WHEN WE MEASURE HAPPINESS, WE ARE MEASURING 8 DIFFERENT COMPONENTS IN THE EMPLOYEE’S EXPERIENCE.
Every one of them have some effect on their ability to take care of their customers, externally and internally. Let’s take a look at what they are and how they might impact your customer’s experience.
- The practice of happiness at work helps employees have healthy engagement. A 5:1 positivity to negativity ratio of emotions builds resilience, adds “energy gains” to the day, and gives people more energy to work on behalf of your customers. Happy people have 65% more energy than unhappy ones.
- When companies practice positive leadership they give employees both autonomy and control. This boosts their intellectual arousal and their curiosity. It gives them the power to take care of issues and become problem solvers for their customers.
- When people have a sense of purpose they are inspired to contribute to something larger then themselves. That helps them bring the best of themselves and their personal values to work – and to their customers.
- When people have the opportunity to experience pleasure at work it makes the experience more fun; celebrate them often and they are more likely to pass those good feelings along. After all, emotions are contagious
- Inner and outer recognition is key to making people feel important and valued. People who feel valued help customers feel valued as well.
- Experiences at work: Nothing is all positive, nor should it be. But making sure that the number of positive experiences outweigh the negative is a critical component of how we want to manage in a positive culture. Mostly good or great experiences at work? Guess who that benefits. Of course, your customers!
- Today we realize that social support is critical to an overall sense of well being at work and in all areas of life. We spend more time at work than with our families. Having friends and support at work adds to the depth of the experience. People who are in workplaces where they feel guided, supported, and cared about have the qualities they need to support their customers.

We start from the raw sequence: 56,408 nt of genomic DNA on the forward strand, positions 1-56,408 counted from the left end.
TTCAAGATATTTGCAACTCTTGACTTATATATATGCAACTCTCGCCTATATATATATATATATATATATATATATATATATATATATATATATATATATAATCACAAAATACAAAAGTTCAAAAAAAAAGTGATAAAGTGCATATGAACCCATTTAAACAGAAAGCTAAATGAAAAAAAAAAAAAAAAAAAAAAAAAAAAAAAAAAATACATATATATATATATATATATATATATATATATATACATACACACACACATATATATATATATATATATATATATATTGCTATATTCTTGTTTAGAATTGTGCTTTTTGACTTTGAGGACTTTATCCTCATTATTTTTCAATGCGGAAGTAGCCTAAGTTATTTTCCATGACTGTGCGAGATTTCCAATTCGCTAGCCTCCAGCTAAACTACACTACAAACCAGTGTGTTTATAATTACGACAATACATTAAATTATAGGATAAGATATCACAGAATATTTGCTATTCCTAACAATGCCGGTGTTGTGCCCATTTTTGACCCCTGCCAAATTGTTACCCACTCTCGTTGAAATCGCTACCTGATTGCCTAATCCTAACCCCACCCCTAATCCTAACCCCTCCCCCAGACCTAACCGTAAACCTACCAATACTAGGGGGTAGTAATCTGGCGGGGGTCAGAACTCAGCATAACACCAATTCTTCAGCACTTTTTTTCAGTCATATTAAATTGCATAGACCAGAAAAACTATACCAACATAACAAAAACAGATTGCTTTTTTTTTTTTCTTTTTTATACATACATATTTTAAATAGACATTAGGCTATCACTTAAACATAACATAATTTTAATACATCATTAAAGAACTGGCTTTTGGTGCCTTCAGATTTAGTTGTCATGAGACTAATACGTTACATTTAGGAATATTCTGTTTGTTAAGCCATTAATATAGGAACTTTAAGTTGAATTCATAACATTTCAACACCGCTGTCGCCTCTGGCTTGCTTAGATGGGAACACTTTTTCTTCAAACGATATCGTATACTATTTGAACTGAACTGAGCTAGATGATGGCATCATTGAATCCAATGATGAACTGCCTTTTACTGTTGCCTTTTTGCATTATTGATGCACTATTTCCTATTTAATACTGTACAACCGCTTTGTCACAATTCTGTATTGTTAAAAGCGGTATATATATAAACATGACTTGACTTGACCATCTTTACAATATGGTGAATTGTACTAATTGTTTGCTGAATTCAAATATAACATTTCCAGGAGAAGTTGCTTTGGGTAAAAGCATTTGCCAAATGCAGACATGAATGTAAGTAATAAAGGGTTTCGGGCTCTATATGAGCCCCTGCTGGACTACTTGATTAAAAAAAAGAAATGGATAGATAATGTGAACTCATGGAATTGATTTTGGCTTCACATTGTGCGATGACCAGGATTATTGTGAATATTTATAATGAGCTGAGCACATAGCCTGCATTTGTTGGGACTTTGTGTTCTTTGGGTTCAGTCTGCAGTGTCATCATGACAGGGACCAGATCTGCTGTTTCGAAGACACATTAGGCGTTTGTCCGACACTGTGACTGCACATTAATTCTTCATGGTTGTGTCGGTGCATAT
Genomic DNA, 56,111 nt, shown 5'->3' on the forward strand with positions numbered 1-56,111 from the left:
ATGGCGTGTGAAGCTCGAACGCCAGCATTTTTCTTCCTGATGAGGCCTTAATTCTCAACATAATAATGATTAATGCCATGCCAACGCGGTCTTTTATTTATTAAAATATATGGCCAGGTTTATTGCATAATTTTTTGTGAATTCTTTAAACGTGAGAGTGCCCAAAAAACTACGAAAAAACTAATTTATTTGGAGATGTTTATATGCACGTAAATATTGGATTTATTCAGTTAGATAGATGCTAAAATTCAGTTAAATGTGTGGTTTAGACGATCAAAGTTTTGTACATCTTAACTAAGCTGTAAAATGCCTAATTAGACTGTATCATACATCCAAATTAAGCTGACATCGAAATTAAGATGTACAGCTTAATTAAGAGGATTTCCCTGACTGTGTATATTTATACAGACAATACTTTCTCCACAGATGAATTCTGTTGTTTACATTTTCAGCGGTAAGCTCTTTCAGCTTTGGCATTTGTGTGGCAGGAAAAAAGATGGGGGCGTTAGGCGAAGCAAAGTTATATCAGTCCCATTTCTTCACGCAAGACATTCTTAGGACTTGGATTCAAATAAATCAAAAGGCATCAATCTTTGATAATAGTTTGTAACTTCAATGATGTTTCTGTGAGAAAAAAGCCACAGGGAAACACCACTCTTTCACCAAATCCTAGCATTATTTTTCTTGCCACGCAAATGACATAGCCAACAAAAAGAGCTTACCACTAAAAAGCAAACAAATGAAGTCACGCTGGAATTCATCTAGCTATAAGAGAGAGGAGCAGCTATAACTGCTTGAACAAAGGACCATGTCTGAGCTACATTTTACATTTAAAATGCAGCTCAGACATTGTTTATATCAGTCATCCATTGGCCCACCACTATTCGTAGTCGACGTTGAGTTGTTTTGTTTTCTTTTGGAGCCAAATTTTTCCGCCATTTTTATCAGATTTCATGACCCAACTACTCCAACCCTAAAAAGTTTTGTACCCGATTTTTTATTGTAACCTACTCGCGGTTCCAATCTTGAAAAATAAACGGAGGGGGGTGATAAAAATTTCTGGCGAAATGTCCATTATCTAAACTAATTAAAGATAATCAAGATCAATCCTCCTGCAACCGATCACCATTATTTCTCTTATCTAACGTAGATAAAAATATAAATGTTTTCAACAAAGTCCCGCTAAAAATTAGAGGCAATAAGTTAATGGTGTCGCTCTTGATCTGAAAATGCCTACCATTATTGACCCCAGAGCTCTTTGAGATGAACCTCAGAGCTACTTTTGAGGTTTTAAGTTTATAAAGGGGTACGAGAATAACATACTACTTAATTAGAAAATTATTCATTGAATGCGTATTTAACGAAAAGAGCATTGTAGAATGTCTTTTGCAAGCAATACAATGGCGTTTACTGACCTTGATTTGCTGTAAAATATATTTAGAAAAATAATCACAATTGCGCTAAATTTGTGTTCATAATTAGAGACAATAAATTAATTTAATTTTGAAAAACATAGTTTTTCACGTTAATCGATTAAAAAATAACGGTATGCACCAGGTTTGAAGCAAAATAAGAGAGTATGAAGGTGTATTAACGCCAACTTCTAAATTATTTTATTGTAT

- When we create a culture of trust, employees feel safe to explore and improve themselves. That helps them know they can grow. Growth is critical to not only keeping employees, but keeping them happy as well.
THE YOUNG WORKFORCE IS SERIOUS ABOUT HAPPINESS
As you move forward and the younger two generations become a larger percentage of your workforce, they will be looking for signs that you can provide a happy environment for them to grow in. Happiness is now being measured as a KPI because an employee’s happiness is an indicator of the business results you can expect.
To finish my story: By the time my seatmate arrived at his destination, he’d changed his mind about happiness being an important part of a company’s operating system. He did, however, want to get in a last word. He looked at me and said, “But I still don’t think it’s my job to make them happy.”
He got a big smile back from me and I said, “You are right. It’s not your job to make them happy — but it is your job to create a culture and a leadership team that is focused on what’s right and what’s strong way more often than they are focused on what’s wrong and broken.”
JoAnna Brandi is speaker, author, consultant and a Certified Chief Happiness Officer. She has been in her own customer retention and loyalty consultancy for 30 years working across industries with clients who want to create “Exquisite Customer Care” and happiness in their companies. She has a strategic partnership that allows her to offer Happiness as a KPI research along with her speeches and workshops. You can find her at www.ReturnOnHappiness.com and you can find her online leadership course at www.PositiveEnergizer.com where you will find a free assessment to see how well you are energizing your team!